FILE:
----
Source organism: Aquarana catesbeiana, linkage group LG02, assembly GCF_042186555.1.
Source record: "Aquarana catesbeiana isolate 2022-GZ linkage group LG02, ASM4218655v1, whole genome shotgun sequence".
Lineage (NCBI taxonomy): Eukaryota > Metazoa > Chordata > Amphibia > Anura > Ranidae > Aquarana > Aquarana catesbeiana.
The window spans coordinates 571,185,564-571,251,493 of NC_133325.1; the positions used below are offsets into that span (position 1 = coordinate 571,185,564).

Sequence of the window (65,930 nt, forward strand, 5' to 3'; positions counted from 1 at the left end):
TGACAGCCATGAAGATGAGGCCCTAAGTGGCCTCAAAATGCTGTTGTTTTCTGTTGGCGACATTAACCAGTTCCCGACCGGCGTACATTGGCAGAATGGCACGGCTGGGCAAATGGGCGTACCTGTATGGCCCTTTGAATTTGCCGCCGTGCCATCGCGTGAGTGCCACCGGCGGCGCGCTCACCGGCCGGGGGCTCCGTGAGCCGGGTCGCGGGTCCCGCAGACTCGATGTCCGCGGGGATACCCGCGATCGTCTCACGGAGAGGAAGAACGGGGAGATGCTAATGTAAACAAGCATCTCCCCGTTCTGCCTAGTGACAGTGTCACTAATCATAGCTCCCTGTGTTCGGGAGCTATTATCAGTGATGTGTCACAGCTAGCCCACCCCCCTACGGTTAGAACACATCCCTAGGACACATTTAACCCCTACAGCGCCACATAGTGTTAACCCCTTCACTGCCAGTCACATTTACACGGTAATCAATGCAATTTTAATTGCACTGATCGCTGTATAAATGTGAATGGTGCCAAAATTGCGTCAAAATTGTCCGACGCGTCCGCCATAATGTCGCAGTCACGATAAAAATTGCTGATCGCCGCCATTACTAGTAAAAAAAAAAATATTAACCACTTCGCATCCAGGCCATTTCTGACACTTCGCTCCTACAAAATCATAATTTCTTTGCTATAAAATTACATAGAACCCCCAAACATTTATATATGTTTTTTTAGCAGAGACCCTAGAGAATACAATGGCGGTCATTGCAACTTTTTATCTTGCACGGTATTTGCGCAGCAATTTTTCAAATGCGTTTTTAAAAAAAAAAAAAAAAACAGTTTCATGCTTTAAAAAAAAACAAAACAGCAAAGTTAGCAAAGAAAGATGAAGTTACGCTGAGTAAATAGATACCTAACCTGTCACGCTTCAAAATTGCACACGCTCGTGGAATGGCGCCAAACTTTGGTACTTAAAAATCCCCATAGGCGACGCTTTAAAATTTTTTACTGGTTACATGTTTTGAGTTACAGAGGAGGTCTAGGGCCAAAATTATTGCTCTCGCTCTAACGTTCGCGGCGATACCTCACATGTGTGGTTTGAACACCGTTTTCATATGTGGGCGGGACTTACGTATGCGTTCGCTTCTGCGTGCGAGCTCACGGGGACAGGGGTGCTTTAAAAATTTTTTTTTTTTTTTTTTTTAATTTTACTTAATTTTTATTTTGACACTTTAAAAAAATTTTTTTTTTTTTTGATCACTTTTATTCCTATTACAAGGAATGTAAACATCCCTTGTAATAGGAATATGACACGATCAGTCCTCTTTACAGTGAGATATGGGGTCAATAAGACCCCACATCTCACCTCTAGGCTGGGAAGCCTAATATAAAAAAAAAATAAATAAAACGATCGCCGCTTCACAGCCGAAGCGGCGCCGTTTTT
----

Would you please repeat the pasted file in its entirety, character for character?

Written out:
Source organism: Aquarana catesbeiana, linkage group LG02, assembly GCF_042186555.1.
Source record: "Aquarana catesbeiana isolate 2022-GZ linkage group LG02, ASM4218655v1, whole genome shotgun sequence".
Lineage (NCBI taxonomy): Eukaryota > Metazoa > Chordata > Amphibia > Anura > Ranidae > Aquarana > Aquarana catesbeiana.
The window spans coordinates 571,185,564-571,251,493 of NC_133325.1; the positions used below are offsets into that span (position 1 = coordinate 571,185,564).

Sequence of the window (65,930 nt, forward strand, 5' to 3'; positions counted from 1 at the left end):
TGACAGCCATGAAGATGAGGCCCTAAGTGGCCTCAAAATGCTGTTGTTTTCTGTTGGCGACATTAACCAGTTCCCGACCGGCGTACATTGGCAGAATGGCACGGCTGGGCAAATGGGCGTACCTGTATGGCCCTTTGAATTTGCCGCCGTGCCATCGCGTGAGTGCCACCGGCGGCGCGCTCACCGGCCGGGGGCTCCGTGAGCCGGGTCGCGGGTCCCGCAGACTCGATGTCCGCGGGGATACCCGCGATCGTCTCACGGAGAGGAAGAACGGGGAGATGCTAATGTAAACAAGCATCTCCCCGTTCTGCCTAGTGACAGTGTCACTAATCATAGCTCCCTGTGTTCGGGAGCTATTATCAGTGATGTGTCACAGCTAGCCCACCCCCCTACGGTTAGAACACATCCCTAGGACACATTTAACCCCTACAGCGCCACATAGTGTTAACCCCTTCACTGCCAGTCACATTTACACGGTAATCAATGCAATTTTAATTGCACTGATCGCTGTATAAATGTGAATGGTGCCAAAATTGCGTCAAAATTGTCCGACGCGTCCGCCATAATGTCGCAGTCACGATAAAAATTGCTGATCGCCGCCATTACTAGTAAAAAAAAAAATATTAACCACTTCGCATCCAGGCCATTTCTGACACTTCGCTCCTACAAAATCATAATTTCTTTGCTATAAAATTACATAGAACCCCCAAACATTTATATATGTTTTTTTAGCAGAGACCCTAGAGAATACAATGGCGGTCATTGCAACTTTTTATCTTGCACGGTATTTGCGCAGCAATTTTTCAAATGCGTTTTTAAAAAAAAAAAAAAAAACAGTTTCATGCTTTAAAAAAAAACAAAACAGCAAAGTTAGCAAAGAAAGATGAAGTTACGCTGAGTAAATAGATACCTAACCTGTCACGCTTCAAAATTGCACACGCTCGTGGAATGGCGCCAAACTTTGGTACTTAAAAATCCCCATAGGCGACGCTTTAAAATTTTTTACTGGTTACATGTTTTGAGTTACAGAGGAGGTCTAGGGCCAAAATTATTGCTCTCGCTCTAACGTTCGCGGCGATACCTCACATGTGTGGTTTGAACACCGTTTTCATATGTGGGCGGGACTTACGTATGCGTTCGCTTCTGCGTGCGAGCTCACGGGGACAGGGGTGCTTTAAAAATTTTTTTTTTTTTTTTTTTTAATTTTACTTAATTTTTATTTTGACACTTTAAAAAAATTTTTTTTTTTTTTGATCACTTTTATTCCTATTACAAGGAATGTAAACATCCCTTGTAATAGGAATATGACACGATCAGTCCTCTTTACAGTGAGATATGGGGTCAATAAGACCCCACATCTCACCTCTAGGCTGGGAAGCCTAATATAAAAAAAAAATAAATAAAACGATCGCCGCTTCACAGCCGAAGCGGCGCCGTTTTT